Ukraine Conference in Lugano: Host country Switzerland must finally stop its war financing

With the international Ukraine Recovery Conference in Lugano, Switzerland wants to contribute to the reconstruction of the country after the destruction by Russian tanks and missiles. Meanwhile, Putin's war continues to ruin Ukrainian cities. Instead of merely providing humanitarian aid, the Federal Council must also use all levers at its disposal to stop the financing of this inhuman aggression. As a safe haven for oligarchs close to the Kremlin and as a trading hub for Russian oil, grain and coal, Switzerland bears a big political responsibility, which is highlighted by various reports from Public Eye.

Since the 1990s, Switzerland has been a popular refuge for Russian business magnates, whose assets are owed to the wild transition from planned to market economy and personal proximity to the Kremlin. Public Eye has published a Gallery of 32 of these billionaires of Putin's grace (including two women) and their "Swiss connections". Our research exposes how systematically the Swiss "locational advantages" are used: the offshore industry to establish letterbox companies, the unregulated commodity trading hub to make money and the lack of financial transparency to hide it. Unnoticed by the public, Switzerland has also become the central hub for Russian coal. Today, three quarters of all exports from Russia pass through Zug and Eastern Switzerland, a recent study by Public Eye shows. Despite an embargo on Russian coal, in force since the end of April, the State Secretariat for Economic Affairs (SECO) does not even know which Russian coal producers and traders are based in Switzerland, let alone to whom they belong.  

Public Eye also revealed that, despite international pressure, Swiss-based commodity companies remain major buyers of Russian crude oil. Approximately 60% of Putin's black gold, as well as of the refinery products are still traded mostly via Geneva-based companies. Some industry leaders have long been strategic partners of the Kremlin. Since the beginning of the war, however, a number of small, obscure companies have begun trading substantial quantities of Russian oil via Switzerland. The war in Ukraine and the Russian blockade of maritime ports are also leading to a shortage of grain and other agricultural commodities that are vital for global food supplies. The skyrocketing prices generate record profits for Swiss-based agricultural traders while, at the same time, leading to increasingly severe hunger crises in developing and emerging countries. As a global agricultural trading hub, Switzerland must redistribute these crisis profits to the UN World Food Programme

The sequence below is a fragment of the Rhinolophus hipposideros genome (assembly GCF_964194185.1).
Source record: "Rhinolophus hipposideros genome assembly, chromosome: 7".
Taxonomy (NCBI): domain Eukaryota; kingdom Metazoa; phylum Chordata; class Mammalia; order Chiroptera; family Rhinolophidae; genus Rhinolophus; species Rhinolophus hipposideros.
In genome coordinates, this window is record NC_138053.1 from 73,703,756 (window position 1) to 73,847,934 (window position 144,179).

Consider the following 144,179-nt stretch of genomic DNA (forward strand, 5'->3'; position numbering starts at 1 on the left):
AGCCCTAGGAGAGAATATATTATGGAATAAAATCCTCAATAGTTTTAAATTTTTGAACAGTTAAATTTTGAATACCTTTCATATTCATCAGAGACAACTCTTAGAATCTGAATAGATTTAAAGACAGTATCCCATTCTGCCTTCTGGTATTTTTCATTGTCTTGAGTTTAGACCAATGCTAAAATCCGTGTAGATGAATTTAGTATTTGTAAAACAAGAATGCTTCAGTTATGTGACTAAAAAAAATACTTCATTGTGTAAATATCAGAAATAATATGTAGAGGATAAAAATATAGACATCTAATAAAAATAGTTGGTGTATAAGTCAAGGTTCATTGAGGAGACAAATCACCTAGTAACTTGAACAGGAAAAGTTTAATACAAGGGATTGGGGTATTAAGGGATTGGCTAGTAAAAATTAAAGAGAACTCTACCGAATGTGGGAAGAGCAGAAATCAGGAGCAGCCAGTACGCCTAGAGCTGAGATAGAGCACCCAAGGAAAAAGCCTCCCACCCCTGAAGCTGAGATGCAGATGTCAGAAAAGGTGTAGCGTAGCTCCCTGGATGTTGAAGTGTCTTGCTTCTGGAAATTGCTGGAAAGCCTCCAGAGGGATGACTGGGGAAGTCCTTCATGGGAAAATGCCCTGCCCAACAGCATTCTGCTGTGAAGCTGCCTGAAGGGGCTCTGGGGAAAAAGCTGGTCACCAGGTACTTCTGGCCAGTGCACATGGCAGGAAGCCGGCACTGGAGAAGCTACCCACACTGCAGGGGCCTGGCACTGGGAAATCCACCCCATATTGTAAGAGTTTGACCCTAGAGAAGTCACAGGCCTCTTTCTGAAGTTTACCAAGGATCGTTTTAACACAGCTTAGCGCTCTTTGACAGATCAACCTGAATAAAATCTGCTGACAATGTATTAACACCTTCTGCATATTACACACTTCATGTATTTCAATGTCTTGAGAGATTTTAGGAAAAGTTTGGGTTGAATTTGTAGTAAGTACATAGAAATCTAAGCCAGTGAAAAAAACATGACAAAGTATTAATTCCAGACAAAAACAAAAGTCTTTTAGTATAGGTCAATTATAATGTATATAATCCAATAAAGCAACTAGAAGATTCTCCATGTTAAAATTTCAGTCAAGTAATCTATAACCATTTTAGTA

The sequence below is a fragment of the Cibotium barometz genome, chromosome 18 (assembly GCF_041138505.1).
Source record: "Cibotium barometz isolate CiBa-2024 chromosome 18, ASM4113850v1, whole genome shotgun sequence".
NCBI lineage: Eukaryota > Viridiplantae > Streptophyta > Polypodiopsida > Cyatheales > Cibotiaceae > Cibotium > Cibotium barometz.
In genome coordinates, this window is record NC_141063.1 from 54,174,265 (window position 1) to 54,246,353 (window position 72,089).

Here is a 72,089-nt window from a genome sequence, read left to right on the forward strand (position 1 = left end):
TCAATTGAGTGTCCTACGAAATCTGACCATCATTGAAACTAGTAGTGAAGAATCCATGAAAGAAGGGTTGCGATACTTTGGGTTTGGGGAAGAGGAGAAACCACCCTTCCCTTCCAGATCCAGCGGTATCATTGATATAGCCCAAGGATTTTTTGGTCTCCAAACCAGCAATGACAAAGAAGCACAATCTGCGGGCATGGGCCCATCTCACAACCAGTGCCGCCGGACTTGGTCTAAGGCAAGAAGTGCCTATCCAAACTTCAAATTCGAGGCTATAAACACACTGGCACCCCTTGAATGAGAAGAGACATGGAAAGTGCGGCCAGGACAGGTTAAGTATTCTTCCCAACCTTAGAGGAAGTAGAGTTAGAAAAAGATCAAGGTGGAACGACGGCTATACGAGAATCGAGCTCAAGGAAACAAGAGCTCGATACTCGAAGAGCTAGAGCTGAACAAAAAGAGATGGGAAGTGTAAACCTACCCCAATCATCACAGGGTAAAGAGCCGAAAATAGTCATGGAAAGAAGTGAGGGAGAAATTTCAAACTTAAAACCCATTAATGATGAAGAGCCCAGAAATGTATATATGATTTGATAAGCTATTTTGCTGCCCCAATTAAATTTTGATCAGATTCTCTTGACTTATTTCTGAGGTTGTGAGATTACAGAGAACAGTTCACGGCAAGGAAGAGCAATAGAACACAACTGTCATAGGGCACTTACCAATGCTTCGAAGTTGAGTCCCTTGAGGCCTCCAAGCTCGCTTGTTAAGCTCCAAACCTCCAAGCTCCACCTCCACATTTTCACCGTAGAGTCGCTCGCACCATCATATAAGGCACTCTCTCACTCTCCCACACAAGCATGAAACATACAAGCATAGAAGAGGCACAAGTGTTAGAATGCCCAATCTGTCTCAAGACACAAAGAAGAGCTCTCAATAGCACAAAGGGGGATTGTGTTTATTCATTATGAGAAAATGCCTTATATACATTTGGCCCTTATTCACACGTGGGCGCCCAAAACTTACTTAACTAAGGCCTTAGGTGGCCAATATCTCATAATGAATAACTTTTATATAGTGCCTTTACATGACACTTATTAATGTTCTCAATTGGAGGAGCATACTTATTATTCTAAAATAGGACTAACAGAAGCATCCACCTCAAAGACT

We appeal to the Federal Council to immediately and fully implement all sanctions against oligarchs and Russian energy commodities adopted by the EU and to lobby Brussels to extend them to the import and trade of gas as quickly as possible. Furthermore, Switzerland needs a specialised authority for this opaque high-risk sector, also to ensure that the country’s commodity traders do not circumvent the sanctions against Russia. By granting licences, such a commodity market supervision authority, as drafted by Public Eye already back in 2014, would disclose the beneficial owners of front companies and ensure that commodities traded via Switzerland do not originate from sanctioned countries or conflict areas. The implementation of these measures, as well as the creation of a task force that actively searches for the assets of sanctioned persons in an internationally coordinated manner, would enable Switzerland to contribute significantly to finally cutting off Putin's money supply. 

We welcome that Switzerland assumes responsibility for the reconstruction of Ukraine by organising the "Recovery Conference" in Lugano. But to ensure that this humanitarian engagement remains credible domestically as well as within the international community, Switzerland must strictly implement the sanctions and regulate its trading hub. 

For more information contact:

Oliver Classen, spokesperson, +41 44 277 79 06,  

Robert Bachmann, commodities expert, +41 44 277 79 22,